Real Estate Summer Market Predictions Are Sizzling

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More buyers are saying that summer is the best time to purchase a home.  For families, the kids are out of school for the summer so transition is easier into new schools.  For other buyers, summer is a great time to take time off from their jobs as management expects summer vacations.

More consumers say that the spring momentum will carry into summer, with the survey showing an eight-point jump over a year ago in those who view the summer as the best time to buy a home.

Overall, 77 percent of 2,500 consumers surveyed report having a favorable view of housing, a 12-point jump from one year prior. The Millennials segment show the most optimism, at 85 percent.

Nearly 70 percent of those surveyed say they are committed to buying or selling a home now, a six-point increase compared to a survey at the end of 2013.

Consumers understand that home valuations remain attractive and mortgage rates are still near historic lows. The optimism and enthusiasm we’re seeing through the survey shows consumer motivations and pent-up demand. As more homes come to market and lenders ease their stringent underwriting guidelines, there are busy times ahead in real estate.

Also among the survey’s findings:

  • 78 percent of potential buyers say it will be easier to buy a home this spring, since “home owners want to sell.”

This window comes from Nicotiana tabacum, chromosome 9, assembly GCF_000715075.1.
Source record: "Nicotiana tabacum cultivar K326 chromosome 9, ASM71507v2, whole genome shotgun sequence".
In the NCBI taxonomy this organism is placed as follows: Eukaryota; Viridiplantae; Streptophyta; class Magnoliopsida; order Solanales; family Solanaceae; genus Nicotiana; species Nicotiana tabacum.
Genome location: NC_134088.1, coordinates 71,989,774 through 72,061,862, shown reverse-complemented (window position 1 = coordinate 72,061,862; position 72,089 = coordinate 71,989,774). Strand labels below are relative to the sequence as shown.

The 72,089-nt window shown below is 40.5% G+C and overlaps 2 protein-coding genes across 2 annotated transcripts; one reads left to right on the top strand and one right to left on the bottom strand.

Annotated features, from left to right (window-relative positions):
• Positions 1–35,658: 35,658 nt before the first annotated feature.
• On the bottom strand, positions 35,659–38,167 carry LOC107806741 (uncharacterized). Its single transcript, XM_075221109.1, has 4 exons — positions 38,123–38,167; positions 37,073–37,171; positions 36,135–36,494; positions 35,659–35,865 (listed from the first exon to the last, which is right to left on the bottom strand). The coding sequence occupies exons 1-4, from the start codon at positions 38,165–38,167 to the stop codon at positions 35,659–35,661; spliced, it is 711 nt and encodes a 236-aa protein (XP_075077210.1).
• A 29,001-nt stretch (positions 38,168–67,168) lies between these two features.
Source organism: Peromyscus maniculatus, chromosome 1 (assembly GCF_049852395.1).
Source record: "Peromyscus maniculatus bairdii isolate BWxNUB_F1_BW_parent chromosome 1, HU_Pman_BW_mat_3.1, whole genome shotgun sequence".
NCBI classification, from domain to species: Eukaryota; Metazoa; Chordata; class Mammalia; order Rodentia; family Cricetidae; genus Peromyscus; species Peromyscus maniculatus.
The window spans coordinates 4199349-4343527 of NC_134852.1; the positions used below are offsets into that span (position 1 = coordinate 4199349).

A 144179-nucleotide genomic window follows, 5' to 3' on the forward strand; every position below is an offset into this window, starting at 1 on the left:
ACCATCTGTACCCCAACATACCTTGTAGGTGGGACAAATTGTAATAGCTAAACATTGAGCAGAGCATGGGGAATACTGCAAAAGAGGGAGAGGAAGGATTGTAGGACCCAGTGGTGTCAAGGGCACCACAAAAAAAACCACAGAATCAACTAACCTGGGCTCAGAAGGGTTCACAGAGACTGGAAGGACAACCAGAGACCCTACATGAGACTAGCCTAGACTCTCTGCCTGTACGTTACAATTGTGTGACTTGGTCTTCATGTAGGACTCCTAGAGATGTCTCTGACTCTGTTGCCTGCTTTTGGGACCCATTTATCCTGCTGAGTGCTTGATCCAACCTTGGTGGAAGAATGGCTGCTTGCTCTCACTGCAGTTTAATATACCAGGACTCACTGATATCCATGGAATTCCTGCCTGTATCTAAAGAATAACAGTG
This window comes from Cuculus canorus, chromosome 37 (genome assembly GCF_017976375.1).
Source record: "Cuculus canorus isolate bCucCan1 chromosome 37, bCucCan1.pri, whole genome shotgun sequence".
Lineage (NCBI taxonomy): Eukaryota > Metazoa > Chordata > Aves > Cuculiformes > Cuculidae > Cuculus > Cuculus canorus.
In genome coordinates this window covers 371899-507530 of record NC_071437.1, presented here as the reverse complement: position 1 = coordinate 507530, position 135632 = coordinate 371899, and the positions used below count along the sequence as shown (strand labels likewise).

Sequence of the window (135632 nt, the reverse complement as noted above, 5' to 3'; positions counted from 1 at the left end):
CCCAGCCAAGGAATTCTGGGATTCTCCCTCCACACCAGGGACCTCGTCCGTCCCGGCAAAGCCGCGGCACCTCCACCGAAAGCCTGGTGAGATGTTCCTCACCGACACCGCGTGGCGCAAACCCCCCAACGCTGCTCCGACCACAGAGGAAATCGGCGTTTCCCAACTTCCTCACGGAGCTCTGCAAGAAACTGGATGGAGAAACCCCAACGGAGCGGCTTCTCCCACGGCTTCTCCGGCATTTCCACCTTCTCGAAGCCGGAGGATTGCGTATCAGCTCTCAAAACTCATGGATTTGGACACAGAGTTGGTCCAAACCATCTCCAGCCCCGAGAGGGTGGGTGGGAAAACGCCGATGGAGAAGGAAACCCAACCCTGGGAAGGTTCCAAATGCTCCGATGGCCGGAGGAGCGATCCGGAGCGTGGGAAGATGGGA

• 63 percent of sellers say the improving economy and their perception of motivated buyers are increasing their optimism.
  • 76 percent of consumers say pent-up demand will create more competition for existing homes this season.
  • 83 percent of buyers say they plan to buy a home sooner rather than later because they fear interest rates will rise.

 

Source – Realtor.com

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Beat the Summer Heat and Reduce Your Utility Bill

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As the temperature rises, so does the cost of cooling your home, especially if you use an air conditioner. Obviously, the best way to keep your home cool during the summer is to use an air conditioner to keep the temperature down, but there are other options that don’t raise your energy bill quite significantly. Here are some ideas that you can try in lieu of air conditioning your home.

Fans and Ceiling Fans

Fans can make a room feel 6 or 7 degrees cooler, and costs less than $10 a month to use if you keep it on for 12 hours a day. Good fans make it possible for you to raise your thermostat setting and save on air-conditioning costs. Fans don’t use much energy, but when air is circulating, it feels much cooler. Ceiling fans are best, but a good portable fan can be very effective as well.

Shades, drapes, or blinds

Install white window shades, drapes, or blinds to reflect heat away from the house. Close blinds, shades and draperies facing the sun (east-facing windows in the morning and west-facing windows in the afternoon) to keep the sun’s heat out and help fans or air conditioners cool more efficiently.

Internal Heat

The most common sources of internal heat gain are; appliances, electronic devices, and lighting. Be aware from where the heat is coming from. Don’t put lamps, televisions or other heat-generating appliances next to your air-conditioning thermostat, because the heat from these appliances will cause the air conditioner to run longer